Four months after the Bahamas Boxing Federation (the amateur arm of the sport in the country) held elections, from which Vincent Strachan emerged as president, a directive has come down from the international parent body to have another voting forum.
This has been confirmed by both past long-time President Wellington Miller and Strachan.
“It’s been quite confusing, recently. It has been declared that we have to go back into elections. I am understanding that the international body is claiming that it never gave official permission for elections to be held. So, we will go at it again on August 31. I have my slate. It includes such as Shervin Johnson, Pat Strachan and Nat Knowles.
“We will comply with the order and go into elections. The session will be coordinated by Roy Colebrooke (Bahamas Olympic Committee Vice President) and Alvin Sargent (former Bahamas Boxing Commission Chairman and vice president of the boxing federation),” informed Strachan.
Opposing him, I have been told, will be Ikenna Johnson and Ronn Rodgers.
Johnson is the former federation executive who ran against Strachan this past April 21. She said at the time that the organization needed to go in a different direction and she felt she had the capacity to bring more activities and excitement to the program. Johnson is steeped in boxing. Apart from being entrenched in the amateur segment of boxing for over a decade, she is the mother of Bahamian middleweight champion Taureano Johnson.
Rodgers is the founder of the Strikers Boxing Club and has become significant in the development process of amateur boxers.
Strachan of course, is a former president with a controversial background. Nevertheless, he has been strongly rooted in the sport for more than three decades.
As for the national amateur program, it is stagnant and has been that way for some 10 years now. Strachan during his return at the helm for a brief tenure, in speaking for the organization, lamented the limited outreach program being conducted by the federation. Presently, there are affiliated associations in just a few of the Family Islands.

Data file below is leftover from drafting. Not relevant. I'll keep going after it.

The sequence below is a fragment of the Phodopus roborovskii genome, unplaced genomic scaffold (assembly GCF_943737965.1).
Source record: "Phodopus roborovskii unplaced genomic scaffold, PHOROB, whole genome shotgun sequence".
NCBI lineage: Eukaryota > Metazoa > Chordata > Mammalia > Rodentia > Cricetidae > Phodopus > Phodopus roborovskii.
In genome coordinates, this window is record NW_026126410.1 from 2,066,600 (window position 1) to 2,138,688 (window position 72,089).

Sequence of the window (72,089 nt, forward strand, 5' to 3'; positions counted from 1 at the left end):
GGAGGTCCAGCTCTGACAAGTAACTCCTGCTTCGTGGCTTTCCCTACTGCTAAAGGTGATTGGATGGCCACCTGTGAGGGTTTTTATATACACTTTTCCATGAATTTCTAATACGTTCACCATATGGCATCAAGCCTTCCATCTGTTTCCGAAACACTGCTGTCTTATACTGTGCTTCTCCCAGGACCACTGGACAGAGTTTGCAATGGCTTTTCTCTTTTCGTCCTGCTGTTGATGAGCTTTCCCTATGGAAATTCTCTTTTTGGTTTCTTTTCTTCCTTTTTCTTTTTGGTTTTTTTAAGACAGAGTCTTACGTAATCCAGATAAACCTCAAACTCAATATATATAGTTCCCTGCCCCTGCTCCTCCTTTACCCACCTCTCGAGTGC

He had expressed a plan to move about throughout the islands to re-introduce the sport to those that had been previously associated and to break new boxing ground in the sectors with no history.
Strachan sounds positive going into the demand elections.
“I’m confident. I have excellent people with me, those with a good background in boxing. The federation would be better off if I am voted in again,” said Strachan.
Whoever wins on the 31st will be in for quite an undertaking. No national tournaments have been organized by the federation in many years. The way it selects teams to travel to represent the country is highly questionable. Money has been a major problem for the organization as the grants from the Ministry of Sports have been, as a rule, very small.
So, the amateur boxing program in the country needs to be stimulated.
Hopefully, whoever comes out of the upcoming elections as the chief, will be able to bring a meaningful structure to the federation.
(To respond to this column, kindly contact Fred Sturrup at firstname.lastname@example.org or on WhatsApp at 727-663).